Bozeman High School lets out

A few remaining students head to their buses at the end of the day at Bozeman High School.

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With the economy plunging toward recession because of the coronavirus epidemic, the Bozeman School Board will vote Friday on reducing or eliminating $669,000 in tax hikes on the May 5 ballot.

“The recent coronavirus outbreak has caused significant economic impacts in our community and around the world,” administrators wrote. “Many families are struggling to meet their basic needs at this time.”

If trustees agree, they could reduce or cancel property taxes hike requests in the elementary school district ($305,000) and high school district ($364,000) that were to pay for running schools next year.

However, school officials still plan to ask voters to pass a new tax — a “transition” levy of $1 million a year for up to six years — which they call “most critical” for covering the costs of opening Bozeman’s second high school next fall.

Administrators argue the transition levy wouldn’t mean any increase in people’s tax bills, because the district can use $4 million in savings from the construction project to offset the $1 million transition tax for four years. They’ve also promised voters that if other savings couldn’t be found after that, they’d cancel the final two years of the transition levy.

Trustees have argued they already have money saved in the construction fund, but legally can’t use it where it’s most needed — to pay the costs of operating two high schools, so they’re seeking voters’ approval through the transition levy.

The school board will also vote at the Friday noon special meeting on a formal action plan for coping with the coronavirus school closures.

Gov. Steve Bullock’s emergency orders closing Montana public schools for four weeks require that if schools are to continue receiving state school funds during the closure, they must adopt action plans by Friday’s deadline.

The plans must cover how schools will keep teaching students, providing meals to kids, serving students with disabilities and offering other services, like mental health and homeless student services.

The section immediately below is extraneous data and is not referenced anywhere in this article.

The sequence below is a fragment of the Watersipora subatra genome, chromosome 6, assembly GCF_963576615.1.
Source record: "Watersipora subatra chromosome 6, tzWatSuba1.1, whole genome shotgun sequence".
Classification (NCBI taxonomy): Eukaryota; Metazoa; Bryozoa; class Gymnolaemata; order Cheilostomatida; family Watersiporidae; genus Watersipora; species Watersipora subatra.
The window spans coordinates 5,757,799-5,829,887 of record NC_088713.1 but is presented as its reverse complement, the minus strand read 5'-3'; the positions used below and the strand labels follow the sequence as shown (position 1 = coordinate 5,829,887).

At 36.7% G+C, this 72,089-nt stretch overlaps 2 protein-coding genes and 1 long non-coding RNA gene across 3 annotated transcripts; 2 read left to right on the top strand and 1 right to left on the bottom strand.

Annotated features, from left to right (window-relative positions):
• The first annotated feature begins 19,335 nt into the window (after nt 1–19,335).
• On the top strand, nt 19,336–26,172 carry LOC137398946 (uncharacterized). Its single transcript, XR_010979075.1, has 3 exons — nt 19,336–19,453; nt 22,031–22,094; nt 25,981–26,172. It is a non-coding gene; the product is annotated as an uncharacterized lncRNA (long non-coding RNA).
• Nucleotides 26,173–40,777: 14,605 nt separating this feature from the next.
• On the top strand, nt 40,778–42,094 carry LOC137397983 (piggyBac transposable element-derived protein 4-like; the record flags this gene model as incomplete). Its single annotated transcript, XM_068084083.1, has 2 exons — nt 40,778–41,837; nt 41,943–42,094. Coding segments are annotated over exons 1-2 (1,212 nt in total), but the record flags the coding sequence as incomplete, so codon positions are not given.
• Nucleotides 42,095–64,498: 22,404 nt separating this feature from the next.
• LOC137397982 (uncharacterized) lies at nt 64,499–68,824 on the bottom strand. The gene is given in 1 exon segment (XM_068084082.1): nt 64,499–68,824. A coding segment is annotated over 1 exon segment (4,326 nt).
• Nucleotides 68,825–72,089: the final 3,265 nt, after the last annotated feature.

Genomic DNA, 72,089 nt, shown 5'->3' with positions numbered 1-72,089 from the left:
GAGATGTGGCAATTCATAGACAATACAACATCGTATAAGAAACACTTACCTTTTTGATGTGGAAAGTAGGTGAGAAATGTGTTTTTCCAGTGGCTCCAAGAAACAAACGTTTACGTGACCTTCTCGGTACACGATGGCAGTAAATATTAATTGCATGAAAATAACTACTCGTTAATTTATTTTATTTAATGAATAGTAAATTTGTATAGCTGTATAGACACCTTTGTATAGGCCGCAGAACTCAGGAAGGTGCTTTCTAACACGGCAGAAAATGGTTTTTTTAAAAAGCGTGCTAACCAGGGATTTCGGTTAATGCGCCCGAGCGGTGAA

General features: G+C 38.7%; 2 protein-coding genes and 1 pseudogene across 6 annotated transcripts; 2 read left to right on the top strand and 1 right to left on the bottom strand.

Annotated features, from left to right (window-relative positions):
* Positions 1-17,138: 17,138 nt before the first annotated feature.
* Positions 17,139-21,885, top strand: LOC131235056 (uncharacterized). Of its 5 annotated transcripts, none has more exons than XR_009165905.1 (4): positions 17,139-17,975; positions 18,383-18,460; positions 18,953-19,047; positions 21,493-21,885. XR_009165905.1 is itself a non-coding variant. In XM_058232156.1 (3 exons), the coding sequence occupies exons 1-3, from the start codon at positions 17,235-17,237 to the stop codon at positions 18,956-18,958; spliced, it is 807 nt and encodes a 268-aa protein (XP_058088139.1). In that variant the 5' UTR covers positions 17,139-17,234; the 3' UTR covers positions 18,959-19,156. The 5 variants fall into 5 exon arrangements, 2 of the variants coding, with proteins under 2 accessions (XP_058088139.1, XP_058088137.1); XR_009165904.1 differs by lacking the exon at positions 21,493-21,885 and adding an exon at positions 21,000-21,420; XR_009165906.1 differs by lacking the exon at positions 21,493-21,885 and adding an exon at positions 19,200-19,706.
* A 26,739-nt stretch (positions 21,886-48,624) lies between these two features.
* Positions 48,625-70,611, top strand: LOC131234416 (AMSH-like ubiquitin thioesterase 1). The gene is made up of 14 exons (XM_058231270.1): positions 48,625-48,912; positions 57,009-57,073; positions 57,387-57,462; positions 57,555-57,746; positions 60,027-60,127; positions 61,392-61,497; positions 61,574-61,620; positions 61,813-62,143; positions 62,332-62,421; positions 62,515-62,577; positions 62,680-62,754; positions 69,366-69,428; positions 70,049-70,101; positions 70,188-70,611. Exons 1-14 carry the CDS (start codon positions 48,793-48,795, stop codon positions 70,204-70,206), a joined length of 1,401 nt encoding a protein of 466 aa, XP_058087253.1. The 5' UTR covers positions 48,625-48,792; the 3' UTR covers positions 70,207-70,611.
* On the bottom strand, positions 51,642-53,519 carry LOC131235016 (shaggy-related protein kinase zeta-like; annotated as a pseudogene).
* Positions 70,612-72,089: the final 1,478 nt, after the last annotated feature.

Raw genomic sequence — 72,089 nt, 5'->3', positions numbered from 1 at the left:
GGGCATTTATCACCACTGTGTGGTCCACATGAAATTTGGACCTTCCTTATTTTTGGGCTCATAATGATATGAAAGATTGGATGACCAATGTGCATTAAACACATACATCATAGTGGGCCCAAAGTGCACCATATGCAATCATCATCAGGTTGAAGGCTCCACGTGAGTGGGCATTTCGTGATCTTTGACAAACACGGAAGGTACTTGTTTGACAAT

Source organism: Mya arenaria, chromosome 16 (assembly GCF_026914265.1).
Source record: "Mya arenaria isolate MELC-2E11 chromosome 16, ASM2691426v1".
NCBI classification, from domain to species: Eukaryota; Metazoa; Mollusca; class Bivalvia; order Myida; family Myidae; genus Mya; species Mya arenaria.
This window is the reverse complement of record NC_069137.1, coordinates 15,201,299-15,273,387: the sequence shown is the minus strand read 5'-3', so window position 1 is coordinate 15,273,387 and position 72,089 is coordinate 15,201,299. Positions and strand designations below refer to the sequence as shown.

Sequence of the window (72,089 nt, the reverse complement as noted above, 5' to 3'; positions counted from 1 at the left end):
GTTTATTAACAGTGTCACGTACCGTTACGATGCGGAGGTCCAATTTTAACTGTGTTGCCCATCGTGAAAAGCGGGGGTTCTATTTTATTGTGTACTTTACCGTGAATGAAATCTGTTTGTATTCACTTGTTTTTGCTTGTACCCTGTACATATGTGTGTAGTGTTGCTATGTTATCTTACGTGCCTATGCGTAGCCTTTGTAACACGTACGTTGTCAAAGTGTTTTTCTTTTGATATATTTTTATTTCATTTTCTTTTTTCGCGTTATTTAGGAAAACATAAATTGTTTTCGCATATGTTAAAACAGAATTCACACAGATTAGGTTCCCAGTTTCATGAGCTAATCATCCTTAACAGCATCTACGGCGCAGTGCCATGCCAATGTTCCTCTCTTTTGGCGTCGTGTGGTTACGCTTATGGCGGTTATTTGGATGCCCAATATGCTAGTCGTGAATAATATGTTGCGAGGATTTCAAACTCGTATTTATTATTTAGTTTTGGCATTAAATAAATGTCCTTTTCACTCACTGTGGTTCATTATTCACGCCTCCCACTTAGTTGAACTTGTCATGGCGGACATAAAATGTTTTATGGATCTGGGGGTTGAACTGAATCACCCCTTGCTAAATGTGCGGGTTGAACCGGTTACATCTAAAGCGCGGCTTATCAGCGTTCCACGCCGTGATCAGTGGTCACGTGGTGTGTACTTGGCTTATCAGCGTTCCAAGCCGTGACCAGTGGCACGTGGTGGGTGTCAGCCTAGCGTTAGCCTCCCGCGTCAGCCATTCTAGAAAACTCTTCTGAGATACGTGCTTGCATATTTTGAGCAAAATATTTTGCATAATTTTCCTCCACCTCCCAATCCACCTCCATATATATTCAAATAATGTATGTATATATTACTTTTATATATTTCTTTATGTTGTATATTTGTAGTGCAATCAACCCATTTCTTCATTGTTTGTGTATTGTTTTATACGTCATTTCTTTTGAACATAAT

Superintendent Bob Connors said online instruction for Bozeman students is set to begin Monday. Teachers have been working this week, while schools are closed, to prepare both online and paper packets of instruction for kids at home.

Each school is checking out Chromebooks to students who don’t have access to computers this week, and Connors estimated about 4,000 will be distributed. He compared it to distributing textbooks.

Students in special education will continue to get instruction for paraprofessionals and teachers, he said, though they may not get the exact number of minutes of instruction called for in individual education plans.

Connors said as far as he knows there are no cases of coronavirus among Bozeman school employees or students. As of Wednesday evening, Gallatin County had 24 reported cases out of 65 statewide, more than any other county in Montana.

The school board voted March 9 to put the $669,000 in annual tax increases on the ballot to help pay general fund operating costs, like teacher salaries. Asked if losing that money would mean teacher layoffs, Connors said no, the district has some savings and while there could be a reduction in some services, teachers wouldn’t be laid off.

Friday’s special meeting will be held online using the Zoom videoconference service. The public can attend in person at the Willson School boardroom or access the online discussion (by Googling Zoom, typing in ID number 901 515 166, and password 862552).

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Gail Schontzler can be reached at or 582-2633.